Gospel Gazette Online
Vol. 15 No. 5 May 2013
Page 7

Priscilla's Page Editor's Note

You Have Done Foolishly

Marilyn LaStrapeFoolish is defined as resulting from or showing a lack of sense; lacking forethought or caution; trifling, insignificant or paltry. When honestly contemplated, virtually all of us must admit to acting at times in some of these ways.

How do we react when we are told we have done foolishly? Can we admit to ourselves when we have done foolishly? Perhaps more importantly, how long does it take for us to at least make the attempt to remedy the ramifications of our foolishness?

The Bible records several instances of the statement, “You have done foolishly,” “I have done foolishly” or “I have done very foolishly.” Some of these people in the Word may surprise us in not only who they were, but also in what they did that was so very foolish.

The first recorded account occurs in Genesis 31. Jacob had made the decision to flee from Laban, his father-in-law, with everything that belonged to him along with his wives Leah and Rachel and his children to return to his homeland. Laban found out about it, pursued and overtook them. He said to Jacob, “Why did you flee away secretly, and steal away from me, and not tell me; for I might have sent you away with joy and songs, with timbrel and harp? And you did not allow me to kiss my sons and my daughters. Now you have done foolishly in so doing” (vs. 27-28). Consequently, an agreement was reached between Jacob and Laban; Jacob continued on his journey back home and Laban returned to his place.

In Numbers 12, Aaron and Miriam spoke against Moses by asking if God had indeed spoken only through him and not through them also. When God heard this, He commanded the three of them to come out to the tabernacle of meeting. God let them know quite candidly that Moses was faithful in all His house, and He spoke with His servant Moses face to face. God asked Aaron and Miriam, “Why then were you not afraid to speak against My servant Moses?” (vs. 8).

God’s anger was aroused against them, and suddenly Miriam became leprous! “So Aaron said to Moses, ‘Oh, my lord! Please do not lay this sin on us, in which we have done foolishly and in which we have sinned. Please do not let her be as one dead, whose flesh is half consumed when he comes out of his mother’s womb!’” (Numbers 12:11-12). So Moses cried out to God, pleading prayerfully for Him to heal Miriam. God did so, but after she had been shut out of the camp for seven days.

Samuel anointed Saul as the first king of Israel (1 Samuel 10:1-8). Samuel instructed Saul to wait for seven days until he came to him and showed him what to do. Saul made an unlawful sacrifice despite the instructions Samuel had given to him. This was Saul’s first act of willful disobedience. Samuel told Saul, in 1 Samuel 13:13-14 “…You have done foolishly. You have not kept the commandment of the LORD your God, which He commanded you. For now the LORD would have established your kingdom over Israel forever. But now your kingdom shall not continue. The LORD has sought for Himself a man after His own heart, and the LORD has commanded him to be commander over His people, because you have not kept what the LORD commanded you.”

First Samuel 15 records Saul’s second act of willful disobedience. Through Samuel, God had commanded Saul to attack and destroy the Amalekites because of their ambush of Israel when they came up from Egypt. Saul did not fully do as he had been commanded, and attempted to give what he thought were good reasons for his actions. Samuel told Saul to be quiet because his actions were nothing less than rebellion and stubbornness. Samuel mourned for Saul because God rejected him as king and He regretted that He had made Saul king over Israel (1 Samuel 15:35).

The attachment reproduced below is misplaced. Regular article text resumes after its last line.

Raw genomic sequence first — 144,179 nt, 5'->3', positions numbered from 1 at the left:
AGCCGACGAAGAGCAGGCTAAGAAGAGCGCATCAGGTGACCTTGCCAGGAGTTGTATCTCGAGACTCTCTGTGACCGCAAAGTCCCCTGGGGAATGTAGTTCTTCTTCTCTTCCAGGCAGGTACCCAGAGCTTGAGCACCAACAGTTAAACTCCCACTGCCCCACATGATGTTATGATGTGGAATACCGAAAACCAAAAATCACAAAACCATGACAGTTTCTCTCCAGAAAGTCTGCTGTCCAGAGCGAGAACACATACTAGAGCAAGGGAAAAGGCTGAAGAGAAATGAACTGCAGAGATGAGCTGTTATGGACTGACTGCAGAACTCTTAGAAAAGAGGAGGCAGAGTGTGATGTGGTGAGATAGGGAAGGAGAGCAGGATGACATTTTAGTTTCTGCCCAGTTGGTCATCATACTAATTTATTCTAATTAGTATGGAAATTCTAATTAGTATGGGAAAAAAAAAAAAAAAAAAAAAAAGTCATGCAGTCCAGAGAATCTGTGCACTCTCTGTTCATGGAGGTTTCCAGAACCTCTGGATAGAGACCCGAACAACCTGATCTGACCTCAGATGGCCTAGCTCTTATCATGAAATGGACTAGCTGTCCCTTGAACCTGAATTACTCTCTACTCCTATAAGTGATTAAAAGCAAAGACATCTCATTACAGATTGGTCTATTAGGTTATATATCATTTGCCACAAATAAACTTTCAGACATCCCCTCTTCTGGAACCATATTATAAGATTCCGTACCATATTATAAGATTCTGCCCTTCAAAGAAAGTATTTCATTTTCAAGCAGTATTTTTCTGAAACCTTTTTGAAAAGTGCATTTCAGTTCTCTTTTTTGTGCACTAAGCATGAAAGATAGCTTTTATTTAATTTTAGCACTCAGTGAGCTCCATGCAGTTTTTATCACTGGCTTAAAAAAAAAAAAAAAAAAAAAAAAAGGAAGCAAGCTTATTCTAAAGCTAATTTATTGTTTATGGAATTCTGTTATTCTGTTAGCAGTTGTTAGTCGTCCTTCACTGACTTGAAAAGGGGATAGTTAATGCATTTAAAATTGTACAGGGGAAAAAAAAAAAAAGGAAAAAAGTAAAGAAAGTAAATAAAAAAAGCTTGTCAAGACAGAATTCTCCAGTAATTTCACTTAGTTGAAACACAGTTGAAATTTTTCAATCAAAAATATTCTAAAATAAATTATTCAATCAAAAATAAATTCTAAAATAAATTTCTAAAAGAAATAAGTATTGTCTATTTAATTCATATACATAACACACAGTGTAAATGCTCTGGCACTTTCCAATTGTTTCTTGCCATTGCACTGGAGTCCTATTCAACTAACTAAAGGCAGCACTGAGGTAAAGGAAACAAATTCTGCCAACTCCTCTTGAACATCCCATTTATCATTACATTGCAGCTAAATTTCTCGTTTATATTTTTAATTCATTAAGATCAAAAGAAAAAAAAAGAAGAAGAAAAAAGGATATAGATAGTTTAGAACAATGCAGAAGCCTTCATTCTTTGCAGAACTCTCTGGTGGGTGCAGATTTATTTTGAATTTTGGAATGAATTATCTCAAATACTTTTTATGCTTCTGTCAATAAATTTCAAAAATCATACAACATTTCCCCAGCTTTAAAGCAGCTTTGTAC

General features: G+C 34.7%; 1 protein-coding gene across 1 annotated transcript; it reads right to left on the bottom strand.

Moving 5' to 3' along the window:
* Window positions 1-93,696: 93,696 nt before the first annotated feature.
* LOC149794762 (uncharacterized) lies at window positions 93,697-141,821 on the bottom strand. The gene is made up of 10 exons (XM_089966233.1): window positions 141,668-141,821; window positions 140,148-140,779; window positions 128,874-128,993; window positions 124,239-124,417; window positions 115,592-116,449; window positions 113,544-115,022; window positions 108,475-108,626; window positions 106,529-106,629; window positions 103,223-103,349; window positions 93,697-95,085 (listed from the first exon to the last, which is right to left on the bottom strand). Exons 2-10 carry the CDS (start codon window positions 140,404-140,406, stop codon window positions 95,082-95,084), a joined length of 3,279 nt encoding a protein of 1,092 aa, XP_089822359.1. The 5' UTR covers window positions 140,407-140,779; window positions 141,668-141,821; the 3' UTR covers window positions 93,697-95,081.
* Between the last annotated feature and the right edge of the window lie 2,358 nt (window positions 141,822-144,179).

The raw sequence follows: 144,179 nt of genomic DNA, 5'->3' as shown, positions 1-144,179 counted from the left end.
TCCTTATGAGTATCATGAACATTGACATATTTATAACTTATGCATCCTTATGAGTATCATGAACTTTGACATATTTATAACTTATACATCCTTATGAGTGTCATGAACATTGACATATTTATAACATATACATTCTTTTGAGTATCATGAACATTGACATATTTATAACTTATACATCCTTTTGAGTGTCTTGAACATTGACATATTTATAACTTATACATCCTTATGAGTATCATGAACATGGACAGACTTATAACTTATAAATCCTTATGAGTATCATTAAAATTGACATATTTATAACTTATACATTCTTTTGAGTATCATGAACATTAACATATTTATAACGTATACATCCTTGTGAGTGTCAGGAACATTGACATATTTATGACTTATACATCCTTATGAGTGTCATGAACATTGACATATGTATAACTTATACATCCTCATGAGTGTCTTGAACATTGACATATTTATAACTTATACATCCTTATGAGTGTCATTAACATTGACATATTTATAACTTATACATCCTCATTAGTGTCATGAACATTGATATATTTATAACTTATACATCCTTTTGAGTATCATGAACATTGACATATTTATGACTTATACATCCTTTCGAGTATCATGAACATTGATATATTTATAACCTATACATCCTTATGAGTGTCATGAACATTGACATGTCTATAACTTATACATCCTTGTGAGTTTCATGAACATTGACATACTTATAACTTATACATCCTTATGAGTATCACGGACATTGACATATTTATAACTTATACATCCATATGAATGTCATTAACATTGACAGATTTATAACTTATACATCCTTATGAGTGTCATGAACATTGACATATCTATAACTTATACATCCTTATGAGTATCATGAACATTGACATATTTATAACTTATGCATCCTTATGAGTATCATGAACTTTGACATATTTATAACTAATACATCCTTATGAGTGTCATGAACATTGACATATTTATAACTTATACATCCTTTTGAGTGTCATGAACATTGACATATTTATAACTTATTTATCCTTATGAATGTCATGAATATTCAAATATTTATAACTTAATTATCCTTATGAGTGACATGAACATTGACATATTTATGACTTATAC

Saul highly resented David when God told him David had been chosen as his successor. Saul sought repeatedly to put David to death. However, David refused to raise his hand against Saul as God’s anointed even though he had ideal opportunities to kill Saul. When Saul realized David had spared his life again, he said, “…I have sinned. Return, my son David. For I will harm you no more, because my life was precious in your eyes this day. Indeed I have played the fool and erred exceedingly” (1 Samuel 26:21).

During David’s reign as king, he commanded Joab, the commander of his army to take a census of Israel and Judah. Joab attempted to reason with David by asking him why he desired this to be done because it was completely unnecessary. Nevertheless David’s word prevailed against Joab, so Joab and the captains of the army went out and counted the people. It took them nine months and twenty days to accomplish this useless task (2 Samuel 24:1-9)!

Verse 10 reads, “And David’s heart condemned him after he had numbered the people. So David said to the LORD, ‘I have sinned greatly in what I have done; but now, I pray, O LORD, take away the iniquity of Your servant, for I have done very foolishly.’” God gave David three choices as He judged his sin (2 Samuel 24:12-14). David chose three days plague as the consequence for his sin of numbering Israel and Judah. “And David built there an altar to the LORD, and offered burnt offerings and peace offerings. So the LORD heeded the prayers for the land, and the plague was withdrawn from Israel” (2 Samuel 24:25).

For all of those who have lived, for all of us now living and those yet to live, Psalm 69:5 is piercing through and through as it states, “O God, You know my foolishness; and my sins are not hidden from You.”

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